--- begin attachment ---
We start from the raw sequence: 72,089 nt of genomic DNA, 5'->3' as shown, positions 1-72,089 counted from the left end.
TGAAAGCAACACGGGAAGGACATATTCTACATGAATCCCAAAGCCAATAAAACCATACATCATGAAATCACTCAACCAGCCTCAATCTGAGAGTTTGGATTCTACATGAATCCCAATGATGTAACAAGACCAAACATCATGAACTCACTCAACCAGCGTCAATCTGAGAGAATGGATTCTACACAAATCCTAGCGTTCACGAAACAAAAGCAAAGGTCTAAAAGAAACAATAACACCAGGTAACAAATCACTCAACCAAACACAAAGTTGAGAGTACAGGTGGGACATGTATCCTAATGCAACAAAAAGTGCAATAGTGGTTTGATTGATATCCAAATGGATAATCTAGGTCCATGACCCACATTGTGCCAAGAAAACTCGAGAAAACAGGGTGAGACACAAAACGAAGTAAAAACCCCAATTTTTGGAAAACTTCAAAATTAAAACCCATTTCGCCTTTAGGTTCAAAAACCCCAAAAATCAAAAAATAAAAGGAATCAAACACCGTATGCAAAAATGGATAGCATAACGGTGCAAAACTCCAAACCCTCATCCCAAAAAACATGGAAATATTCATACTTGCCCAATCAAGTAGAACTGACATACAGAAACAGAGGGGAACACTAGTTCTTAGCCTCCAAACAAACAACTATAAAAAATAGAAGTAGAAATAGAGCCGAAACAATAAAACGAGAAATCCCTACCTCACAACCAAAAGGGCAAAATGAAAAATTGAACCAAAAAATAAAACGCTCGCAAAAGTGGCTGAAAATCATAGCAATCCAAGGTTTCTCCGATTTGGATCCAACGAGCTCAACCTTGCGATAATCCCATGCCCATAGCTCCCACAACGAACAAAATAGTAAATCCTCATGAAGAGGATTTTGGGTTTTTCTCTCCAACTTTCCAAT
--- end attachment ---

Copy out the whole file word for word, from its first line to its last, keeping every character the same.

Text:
We start from the raw sequence: 72,089 nt of genomic DNA, 5'->3' as shown, positions 1-72,089 counted from the left end.
TGAAAGCAACACGGGAAGGACATATTCTACATGAATCCCAAAGCCAATAAAACCATACATCATGAAATCACTCAACCAGCCTCAATCTGAGAGTTTGGATTCTACATGAATCCCAATGATGTAACAAGACCAAACATCATGAACTCACTCAACCAGCGTCAATCTGAGAGAATGGATTCTACACAAATCCTAGCGTTCACGAAACAAAAGCAAAGGTCTAAAAGAAACAATAACACCAGGTAACAAATCACTCAACCAAACACAAAGTTGAGAGTACAGGTGGGACATGTATCCTAATGCAACAAAAAGTGCAATAGTGGTTTGATTGATATCCAAATGGATAATCTAGGTCCATGACCCACATTGTGCCAAGAAAACTCGAGAAAACAGGGTGAGACACAAAACGAAGTAAAAACCCCAATTTTTGGAAAACTTCAAAATTAAAACCCATTTCGCCTTTAGGTTCAAAAACCCCAAAAATCAAAAAATAAAAGGAATCAAACACCGTATGCAAAAATGGATAGCATAACGGTGCAAAACTCCAAACCCTCATCCCAAAAAACATGGAAATATTCATACTTGCCCAATCAAGTAGAACTGACATACAGAAACAGAGGGGAACACTAGTTCTTAGCCTCCAAACAAACAACTATAAAAAATAGAAGTAGAAATAGAGCCGAAACAATAAAACGAGAAATCCCTACCTCACAACCAAAAGGGCAAAATGAAAAATTGAACCAAAAAATAAAACGCTCGCAAAAGTGGCTGAAAATCATAGCAATCCAAGGTTTCTCCGATTTGGATCCAACGAGCTCAACCTTGCGATAATCCCATGCCCATAGCTCCCACAACGAACAAAATAGTAAATCCTCATGAAGAGGATTTTGGGTTTTTCTCTCCAACTTTCCAAT